<lb n="717"/>place is too cold for Hell. Ile Deuill‑Porter it no further:
      <lb n="718"/>I had thought to haue let in some of all Professions, that
      <lb n="719"/>goe the Primrose way to th'euerlasting Bonfire.<stage rend="italic inline" type="business">Knock.</stage>
         
      <lb n="720"/>Anon, anon, I pray you remember the Porter.</p>
   </sp>
   <cb n="2"/>
   <stage rend="italic center" type="entrance">Enter Macduff, and Lenox.</stage>
   <sp who="#F-mac-mcd">
      <speaker rend="italic">Macd.</speaker>
      <l n="721">Was it so late, friend, ere you went to Bed,</l>
      <l n="722">That you doe lye so late?</l>
   </sp>
   <sp who="#F-mac-por">
      <speaker rend="italic">Port.</speaker>
      <l n="723">Faith Sir, we were carowsing till the second Cock:</l>
      <l n="724">And Drinke, Sir, is a great prouoker of three things.</l>
   </sp>
   <sp who="#F-mac-mcd">
      <speaker rend="italic">Macd.</speaker>
      <p n="725">What three things does Drinke especially
      <lb n="726"/>prouoke?</p>
   </sp>
   <sp who="#F-mac-por">
      <speaker rend="italic">Port.</speaker>
      <p n="727">Marry, Sir, Nose‑painting, Sleepe, and Vrine.
      <lb n="728"/>Lecherie, Sir, it prouokes, and vnprouokes: it prouokes
      <lb n="729"/>the desire, but it takes away the performance. Therefore
      <lb n="730"/>much Drinke may be said to be an Equiuocator with Le­
      <lb n="731"/>cherie: it makes him, and it marres him; it sets him on,
      <lb n="732"/>and it takes him off; it perswades him, and dis‑heartens
      <lb n="733"/>him; makes him stand too, and not stand too: in conclu­
      <lb n="734"/>sion, equiuocates him in a sleepe, and giuing him the Lye,
      <lb n="735"/>leaues him.</p>
   </sp>
   <sp who="#F-mac-mcd">
      <speaker rend="italic">Macd.</speaker>
      <p n="736">I beleeue, Drinke gaue thee the Lye last Night.</p>
   </sp>
   <sp who="#F-mac-por">
      <speaker rend="italic">Port.</speaker>
      <p n="737">That it did, Sir, i'the very Throat on me: but I
      <lb n="738"/>requited him for his Lye, and (I thinke) being too strong
      <lb n="739"/>for him, though he tooke vp my Legges sometime, yet I
      <lb n="740"/>made a Shift to cast him.</p>
   </sp>
   <stage rend="italic center" type="entrance">Enter Macbeth.</stage>
   <sp who="#F-mac-mcd">
      <speaker rend="italic">Macd.</speaker>
      <l n="741">Is thy Master stirring?</l>
      <l n="742">Our knocking ha's awak'd him: here he comes.</l>
   </sp>
   <sp who="#F-mac-len">
      <speaker rend="italic">Lenox.</speaker>
      <l n="743">Good morrow, Noble Sir.</l>
   </sp>
   <sp who="#F-mac-mcb">
      <speaker rend="italic">Macb.</speaker>
      <l n="744">Good morrow both.</l>
   </sp>
   <sp who="#F-mac-mcd">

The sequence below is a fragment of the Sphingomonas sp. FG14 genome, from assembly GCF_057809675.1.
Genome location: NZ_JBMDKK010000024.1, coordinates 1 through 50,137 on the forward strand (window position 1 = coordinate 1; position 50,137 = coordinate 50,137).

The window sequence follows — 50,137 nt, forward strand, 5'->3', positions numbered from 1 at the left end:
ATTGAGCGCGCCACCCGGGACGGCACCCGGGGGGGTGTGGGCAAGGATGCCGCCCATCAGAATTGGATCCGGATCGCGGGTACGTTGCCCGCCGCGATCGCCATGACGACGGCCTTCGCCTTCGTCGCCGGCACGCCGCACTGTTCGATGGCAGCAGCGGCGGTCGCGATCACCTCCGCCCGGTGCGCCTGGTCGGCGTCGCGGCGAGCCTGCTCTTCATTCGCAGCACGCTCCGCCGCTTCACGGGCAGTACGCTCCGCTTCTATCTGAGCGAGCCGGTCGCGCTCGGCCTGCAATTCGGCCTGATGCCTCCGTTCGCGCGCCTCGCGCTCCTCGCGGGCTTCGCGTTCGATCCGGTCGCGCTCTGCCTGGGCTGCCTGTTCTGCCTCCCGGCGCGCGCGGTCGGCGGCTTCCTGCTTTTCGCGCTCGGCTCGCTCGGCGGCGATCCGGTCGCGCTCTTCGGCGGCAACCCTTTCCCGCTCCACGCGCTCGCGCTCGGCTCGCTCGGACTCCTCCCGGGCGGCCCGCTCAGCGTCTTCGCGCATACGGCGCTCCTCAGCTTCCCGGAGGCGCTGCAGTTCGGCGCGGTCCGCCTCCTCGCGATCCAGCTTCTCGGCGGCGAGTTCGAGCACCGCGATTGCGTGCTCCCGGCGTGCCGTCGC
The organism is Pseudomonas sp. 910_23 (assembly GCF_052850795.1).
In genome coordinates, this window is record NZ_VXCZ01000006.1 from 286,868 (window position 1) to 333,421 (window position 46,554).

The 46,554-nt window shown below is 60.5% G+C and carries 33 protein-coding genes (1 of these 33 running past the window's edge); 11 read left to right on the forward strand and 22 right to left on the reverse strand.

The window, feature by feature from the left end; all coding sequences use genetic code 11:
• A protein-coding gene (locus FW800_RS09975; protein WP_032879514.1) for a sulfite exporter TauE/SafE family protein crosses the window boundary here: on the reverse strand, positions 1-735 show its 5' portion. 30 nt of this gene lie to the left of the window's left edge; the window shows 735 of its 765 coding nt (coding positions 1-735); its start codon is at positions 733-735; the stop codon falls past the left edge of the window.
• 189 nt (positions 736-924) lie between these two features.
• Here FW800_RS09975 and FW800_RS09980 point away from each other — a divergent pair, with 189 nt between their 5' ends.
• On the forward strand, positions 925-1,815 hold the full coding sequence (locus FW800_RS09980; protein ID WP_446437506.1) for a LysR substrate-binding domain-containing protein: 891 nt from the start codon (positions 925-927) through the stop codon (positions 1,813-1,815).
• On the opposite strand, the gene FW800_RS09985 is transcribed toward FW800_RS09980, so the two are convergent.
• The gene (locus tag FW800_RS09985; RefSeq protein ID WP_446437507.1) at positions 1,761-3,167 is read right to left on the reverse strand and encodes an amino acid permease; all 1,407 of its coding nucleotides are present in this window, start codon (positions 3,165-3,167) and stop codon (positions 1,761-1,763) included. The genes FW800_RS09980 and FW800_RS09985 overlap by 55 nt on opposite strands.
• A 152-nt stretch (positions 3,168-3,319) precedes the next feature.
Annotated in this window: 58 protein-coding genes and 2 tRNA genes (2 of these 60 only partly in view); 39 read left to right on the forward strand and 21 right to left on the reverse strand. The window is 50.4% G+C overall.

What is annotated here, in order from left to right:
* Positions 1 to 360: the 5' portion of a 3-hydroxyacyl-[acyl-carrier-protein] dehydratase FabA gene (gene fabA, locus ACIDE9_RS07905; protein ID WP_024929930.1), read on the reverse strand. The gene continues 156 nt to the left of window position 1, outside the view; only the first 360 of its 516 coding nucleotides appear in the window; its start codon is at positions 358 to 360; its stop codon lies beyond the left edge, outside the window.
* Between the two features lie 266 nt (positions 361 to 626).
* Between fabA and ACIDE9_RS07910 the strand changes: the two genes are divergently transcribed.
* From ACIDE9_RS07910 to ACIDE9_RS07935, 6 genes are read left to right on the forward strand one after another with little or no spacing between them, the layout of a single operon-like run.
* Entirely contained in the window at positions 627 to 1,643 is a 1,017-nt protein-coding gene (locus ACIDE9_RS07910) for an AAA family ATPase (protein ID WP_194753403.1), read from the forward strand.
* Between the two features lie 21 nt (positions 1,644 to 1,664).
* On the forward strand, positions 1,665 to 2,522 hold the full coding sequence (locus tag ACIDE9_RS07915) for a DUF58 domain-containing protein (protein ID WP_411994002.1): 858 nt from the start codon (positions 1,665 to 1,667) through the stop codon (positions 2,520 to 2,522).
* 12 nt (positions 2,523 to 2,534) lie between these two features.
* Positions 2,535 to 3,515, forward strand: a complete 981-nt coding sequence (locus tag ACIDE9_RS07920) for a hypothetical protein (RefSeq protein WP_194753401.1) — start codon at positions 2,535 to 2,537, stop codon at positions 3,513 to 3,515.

<speaker rend="italic">Macd.</speaker>
      <l n="745">Is the King stirring, worthy<hi rend="italic">Thane</hi>?</l>
   </sp>
   <sp who="#F-mac-mcb">
      <speaker rend="italic">Macb.</speaker>
      <l n="746">Not yet.</l>
   </sp>
   <sp who="#F-mac-mcd">
      <speaker rend="italic">Macd.</speaker>
      <l n="747">He did command me to call timely on him,</l>
      <l n="748">I haue almost slipt the houre.</l>
   </sp>
   <sp who="#F-mac-mcb">
      <speaker rend="italic">Ma<gap extent="1"
              unit="chars"
              reason="illegible"
              agent="uninkedType"
              resp="#ES"/>b.</speaker>
      <l n="749">Ile bring you to him.</l>
   </sp>
   <sp who="#F-mac-mcd">
      <speaker rend="italic">Macd.</speaker>
      <l n="750">I know this is a ioyfull trouble to you:</l>
      <l n="751">But yet 'tis one.</l>
   </sp>
   <sp who="#F-mac-mcb">
      <speaker rend="italic">Macb.</speaker>
      <l n="752">The labour we delight in, Physicks paine:</l>
      <l n="753">This is the Doore.</l>
   </sp>
   <sp who="#F-mac-mcd">
      <speaker rend="italic">Macd.</speaker>
      <p n="754">Ile make so bold to call, for 'tis my limitted
      <lb n="755"/>seruice.</p>
   </sp>
   <stage rend="italic rightJustified" type="exit">Exit Macduffe.</stage>
   <sp who="#F-mac-len">
      <speaker rend="italic">Lenox.</speaker>
      <l n="756">Goes the King hence to day?</l>
   </sp>
   <sp who="#F-mac-mcb">
      <speaker rend="italic">Macb.</speaker>
      <l n="757">He does: he did appoint so.</l>
   </sp>
   <sp who="#F-mac-len">
      <speaker rend="italic">Lenox.</speaker>
      <l n="758">The Night ha's been vnruly:</l>
      <l n="759">Where we lay, our Chimneys were blowne downe,</l>
      <l n="760">And (as they say) lamentings heard i'th'Ayre;</l>
      <l n="761">Strange Schreemes of Death,</l>
      <l n="762">And Prophecying, with Accents terrible,</l>
      <l n="763">Of dyre Combustion, and confus'd Euents,</l>
      <l n="764">New hatch'd toth'wofull time.</l>
      <l n="765">The obscure Bird clamor'd the liue‑long Night.</l>